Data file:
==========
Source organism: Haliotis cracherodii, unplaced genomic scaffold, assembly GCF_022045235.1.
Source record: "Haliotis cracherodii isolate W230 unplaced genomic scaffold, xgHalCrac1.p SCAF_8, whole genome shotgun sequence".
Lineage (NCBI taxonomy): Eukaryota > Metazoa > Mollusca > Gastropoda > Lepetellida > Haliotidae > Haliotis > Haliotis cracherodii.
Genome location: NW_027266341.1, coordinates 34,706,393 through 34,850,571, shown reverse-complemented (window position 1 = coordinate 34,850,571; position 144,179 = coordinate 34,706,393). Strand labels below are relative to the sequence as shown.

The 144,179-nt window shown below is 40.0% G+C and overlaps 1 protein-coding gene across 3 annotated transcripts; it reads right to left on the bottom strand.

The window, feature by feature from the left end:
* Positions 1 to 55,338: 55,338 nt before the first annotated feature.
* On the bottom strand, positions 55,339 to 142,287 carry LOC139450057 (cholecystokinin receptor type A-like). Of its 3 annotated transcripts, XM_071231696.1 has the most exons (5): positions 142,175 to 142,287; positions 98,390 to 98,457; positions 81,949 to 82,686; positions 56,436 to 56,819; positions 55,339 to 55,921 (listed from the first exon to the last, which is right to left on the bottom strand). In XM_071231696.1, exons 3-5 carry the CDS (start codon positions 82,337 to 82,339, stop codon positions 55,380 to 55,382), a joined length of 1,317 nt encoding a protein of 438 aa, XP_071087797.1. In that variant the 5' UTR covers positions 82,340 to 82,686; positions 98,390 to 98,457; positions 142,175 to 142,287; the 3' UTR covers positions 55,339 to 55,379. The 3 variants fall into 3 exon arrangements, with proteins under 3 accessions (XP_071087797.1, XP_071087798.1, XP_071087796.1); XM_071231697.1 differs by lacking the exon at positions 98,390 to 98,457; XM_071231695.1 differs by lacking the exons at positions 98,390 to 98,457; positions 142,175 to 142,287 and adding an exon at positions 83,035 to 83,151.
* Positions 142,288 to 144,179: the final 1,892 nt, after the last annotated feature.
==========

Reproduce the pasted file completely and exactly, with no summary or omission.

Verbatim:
Source organism: Haliotis cracherodii, unplaced genomic scaffold, assembly GCF_022045235.1.
Source record: "Haliotis cracherodii isolate W230 unplaced genomic scaffold, xgHalCrac1.p SCAF_8, whole genome shotgun sequence".
Lineage (NCBI taxonomy): Eukaryota > Metazoa > Mollusca > Gastropoda > Lepetellida > Haliotidae > Haliotis > Haliotis cracherodii.
Genome location: NW_027266341.1, coordinates 34,706,393 through 34,850,571, shown reverse-complemented (window position 1 = coordinate 34,850,571; position 144,179 = coordinate 34,706,393). Strand labels below are relative to the sequence as shown.

The 144,179-nt window shown below is 40.0% G+C and overlaps 1 protein-coding gene across 3 annotated transcripts; it reads right to left on the bottom strand.

The window, feature by feature from the left end:
* Positions 1 to 55,338: 55,338 nt before the first annotated feature.
* On the bottom strand, positions 55,339 to 142,287 carry LOC139450057 (cholecystokinin receptor type A-like). Of its 3 annotated transcripts, XM_071231696.1 has the most exons (5): positions 142,175 to 142,287; positions 98,390 to 98,457; positions 81,949 to 82,686; positions 56,436 to 56,819; positions 55,339 to 55,921 (listed from the first exon to the last, which is right to left on the bottom strand). In XM_071231696.1, exons 3-5 carry the CDS (start codon positions 82,337 to 82,339, stop codon positions 55,380 to 55,382), a joined length of 1,317 nt encoding a protein of 438 aa, XP_071087797.1. In that variant the 5' UTR covers positions 82,340 to 82,686; positions 98,390 to 98,457; positions 142,175 to 142,287; the 3' UTR covers positions 55,339 to 55,379. The 3 variants fall into 3 exon arrangements, with proteins under 3 accessions (XP_071087797.1, XP_071087798.1, XP_071087796.1); XM_071231697.1 differs by lacking the exon at positions 98,390 to 98,457; XM_071231695.1 differs by lacking the exons at positions 98,390 to 98,457; positions 142,175 to 142,287 and adding an exon at positions 83,035 to 83,151.
* Positions 142,288 to 144,179: the final 1,892 nt, after the last annotated feature.